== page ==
In the conservative media, it’s become much more. Texas Sen. Ted Cruz ended his Sunday interview on Face the Nation by highlighting the D’Souza case. “We’ve seen multiple filmmakers prosecuted and the government’s gone after them,” he said. “Whether it’s the poor fellow that did the film that the president blamed Benghazi and the terrorist attacks on—turns out that wasn’t the reason for the attack but the administration went and put that poor fellow in jail on unrelated charges. Just this week it was broken that Dinesh D’Souza, who did a very big movie criticizing the president, is now being prosecuted by this administration. Can you image the reaction if the Bush administration had went, gone and prosecuted Michael Moore and Alec Baldwin and Sean Penn?”

CBS initially cut Cruz’s theory out of the interview. The senator’s office threw the whole thing online. By Monday afternoon the Drudge Report was linking to Cruz’s truth-bomb, and the network was denying any bias in the edit room. D’Souza was tweeting it, beseeching readers to “watch Bob Schieffer’s reaction,” without specifying which body language would make the theory true.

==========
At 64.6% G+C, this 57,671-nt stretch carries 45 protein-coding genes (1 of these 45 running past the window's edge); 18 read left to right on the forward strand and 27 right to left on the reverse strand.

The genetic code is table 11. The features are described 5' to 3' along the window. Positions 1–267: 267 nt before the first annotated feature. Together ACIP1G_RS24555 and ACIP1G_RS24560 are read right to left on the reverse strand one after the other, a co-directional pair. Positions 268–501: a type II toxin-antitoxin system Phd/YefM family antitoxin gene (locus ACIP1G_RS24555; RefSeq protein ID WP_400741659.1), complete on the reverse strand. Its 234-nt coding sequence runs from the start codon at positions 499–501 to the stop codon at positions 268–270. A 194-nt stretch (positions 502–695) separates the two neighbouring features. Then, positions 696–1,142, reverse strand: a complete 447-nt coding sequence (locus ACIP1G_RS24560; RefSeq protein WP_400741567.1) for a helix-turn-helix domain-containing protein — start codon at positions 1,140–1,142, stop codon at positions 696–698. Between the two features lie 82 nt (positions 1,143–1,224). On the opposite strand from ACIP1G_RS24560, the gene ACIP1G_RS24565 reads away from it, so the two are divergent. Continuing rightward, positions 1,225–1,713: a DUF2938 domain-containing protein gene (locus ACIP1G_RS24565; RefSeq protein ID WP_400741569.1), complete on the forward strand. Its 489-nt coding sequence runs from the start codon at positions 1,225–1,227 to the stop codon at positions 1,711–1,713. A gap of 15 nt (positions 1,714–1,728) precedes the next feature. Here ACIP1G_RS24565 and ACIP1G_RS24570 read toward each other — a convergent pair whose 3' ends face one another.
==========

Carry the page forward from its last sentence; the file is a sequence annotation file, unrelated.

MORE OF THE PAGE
That thumping sound you hear is the long tail of the 2013 IRS scandal. It’s been eight months since the story broke, and subsequent investigations have found so little actual wrongdoing that House Republicans want the Department of Justice to probe the probes. Similar stories, like the NAACP’s worry that it was being targeted in 2004, have ended with similar fizzles.

None of this has diminished what the scandal meant to the right. Here was proof, after four years and so many loud complaints by Republican donors, that a lawless Obama administration was targeting them. “Conspiracy theorists, who generally can survive in anaerobic environments, have just had an algae bloom dropped on their f–kin’ heads,” moaned Jon Stewart when the 2013 IRS story broke. “This has, in one seismic moment, shifted the burden of proof from the tinfoil-behatted to the government.”

The hats come in different sizes. In some camps on the right, the D’Souza indictment is part of a “reign of terror”—that’s Alex Jones’ term—alongside the investigation of New Jersey Gov. Chris Christie and the arrest of Virginia Gov. Bob McDonnell. “They can put anybody in prison, the way these laws are written,” Jones told fans in a special YouTube message. “They’re goin’ for broke, because we’re like cornered rats.”